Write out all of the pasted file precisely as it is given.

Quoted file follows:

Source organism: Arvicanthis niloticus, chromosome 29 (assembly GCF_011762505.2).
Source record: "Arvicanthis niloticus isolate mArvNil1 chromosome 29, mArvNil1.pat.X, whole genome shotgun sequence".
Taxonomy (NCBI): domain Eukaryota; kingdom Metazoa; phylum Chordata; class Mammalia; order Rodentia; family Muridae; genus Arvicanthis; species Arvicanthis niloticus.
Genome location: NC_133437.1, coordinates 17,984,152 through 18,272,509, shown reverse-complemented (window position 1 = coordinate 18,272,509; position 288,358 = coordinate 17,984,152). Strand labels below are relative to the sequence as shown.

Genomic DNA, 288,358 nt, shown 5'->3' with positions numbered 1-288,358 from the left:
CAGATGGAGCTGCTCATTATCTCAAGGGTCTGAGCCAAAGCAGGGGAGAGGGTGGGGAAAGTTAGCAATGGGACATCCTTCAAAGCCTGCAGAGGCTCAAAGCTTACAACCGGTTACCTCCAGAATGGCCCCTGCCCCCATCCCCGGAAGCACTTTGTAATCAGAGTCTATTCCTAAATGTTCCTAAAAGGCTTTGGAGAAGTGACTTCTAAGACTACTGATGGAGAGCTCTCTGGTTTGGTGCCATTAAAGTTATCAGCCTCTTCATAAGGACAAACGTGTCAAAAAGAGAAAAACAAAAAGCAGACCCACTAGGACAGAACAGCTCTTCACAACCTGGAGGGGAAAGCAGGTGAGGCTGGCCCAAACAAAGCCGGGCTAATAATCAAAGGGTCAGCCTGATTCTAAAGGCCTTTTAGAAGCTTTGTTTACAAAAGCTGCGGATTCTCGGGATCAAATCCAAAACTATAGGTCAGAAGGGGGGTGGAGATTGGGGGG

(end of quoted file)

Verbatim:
Source organism: Arvicanthis niloticus, chromosome 29 (assembly GCF_011762505.2).
Source record: "Arvicanthis niloticus isolate mArvNil1 chromosome 29, mArvNil1.pat.X, whole genome shotgun sequence".
Taxonomy (NCBI): domain Eukaryota; kingdom Metazoa; phylum Chordata; class Mammalia; order Rodentia; family Muridae; genus Arvicanthis; species Arvicanthis niloticus.
Genome location: NC_133437.1, coordinates 17,984,152 through 18,272,509, shown reverse-complemented (window position 1 = coordinate 18,272,509; position 288,358 = coordinate 17,984,152). Strand labels below are relative to the sequence as shown.

Genomic DNA, 288,358 nt, shown 5'->3' with positions numbered 1-288,358 from the left:
CAGATGGAGCTGCTCATTATCTCAAGGGTCTGAGCCAAAGCAGGGGAGAGGGTGGGGAAAGTTAGCAATGGGACATCCTTCAAAGCCTGCAGAGGCTCAAAGCTTACAACCGGTTACCTCCAGAATGGCCCCTGCCCCCATCCCCGGAAGCACTTTGTAATCAGAGTCTATTCCTAAATGTTCCTAAAAGGCTTTGGAGAAGTGACTTCTAAGACTACTGATGGAGAGCTCTCTGGTTTGGTGCCATTAAAGTTATCAGCCTCTTCATAAGGACAAACGTGTCAAAAAGAGAAAAACAAAAAGCAGACCCACTAGGACAGAACAGCTCTTCACAACCTGGAGGGGAAAGCAGGTGAGGCTGGCCCAAACAAAGCCGGGCTAATAATCAAAGGGTCAGCCTGATTCTAAAGGCCTTTTAGAAGCTTTGTTTACAAAAGCTGCGGATTCTCGGGATCAAATCCAAAACTATAGGTCAGAAGGGGGGTGGAGATTGGGGGG